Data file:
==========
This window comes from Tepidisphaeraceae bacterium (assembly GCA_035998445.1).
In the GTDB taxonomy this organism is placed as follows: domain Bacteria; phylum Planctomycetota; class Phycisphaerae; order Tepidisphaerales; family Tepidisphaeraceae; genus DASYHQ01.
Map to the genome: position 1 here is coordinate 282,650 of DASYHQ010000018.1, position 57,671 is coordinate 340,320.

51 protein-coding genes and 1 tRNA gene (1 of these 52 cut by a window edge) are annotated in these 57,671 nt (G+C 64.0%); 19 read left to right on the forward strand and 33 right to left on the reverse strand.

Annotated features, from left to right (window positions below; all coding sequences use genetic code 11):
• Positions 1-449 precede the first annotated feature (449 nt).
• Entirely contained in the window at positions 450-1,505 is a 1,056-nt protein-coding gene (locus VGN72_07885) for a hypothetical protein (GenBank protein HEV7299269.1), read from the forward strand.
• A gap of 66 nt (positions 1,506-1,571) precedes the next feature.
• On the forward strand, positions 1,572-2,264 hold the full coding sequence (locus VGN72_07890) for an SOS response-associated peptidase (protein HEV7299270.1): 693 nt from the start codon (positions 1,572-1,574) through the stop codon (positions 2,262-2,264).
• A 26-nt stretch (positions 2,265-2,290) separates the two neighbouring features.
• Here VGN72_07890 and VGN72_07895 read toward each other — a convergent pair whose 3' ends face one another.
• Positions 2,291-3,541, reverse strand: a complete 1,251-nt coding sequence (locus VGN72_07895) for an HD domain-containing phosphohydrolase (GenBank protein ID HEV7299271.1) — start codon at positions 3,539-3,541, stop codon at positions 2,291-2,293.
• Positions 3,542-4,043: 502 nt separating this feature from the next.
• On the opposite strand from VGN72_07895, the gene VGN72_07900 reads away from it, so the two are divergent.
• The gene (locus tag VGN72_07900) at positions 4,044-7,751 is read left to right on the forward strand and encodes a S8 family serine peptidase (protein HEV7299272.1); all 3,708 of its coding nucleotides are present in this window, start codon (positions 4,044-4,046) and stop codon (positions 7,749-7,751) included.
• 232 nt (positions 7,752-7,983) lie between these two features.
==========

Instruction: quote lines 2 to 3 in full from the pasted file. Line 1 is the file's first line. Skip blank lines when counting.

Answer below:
In the GTDB taxonomy this organism is placed as follows: domain Bacteria; phylum Planctomycetota; class Phycisphaerae; order Tepidisphaerales; family Tepidisphaeraceae; genus DASYHQ01.
Map to the genome: position 1 here is coordinate 282,650 of DASYHQ010000018.1, position 57,671 is coordinate 340,320.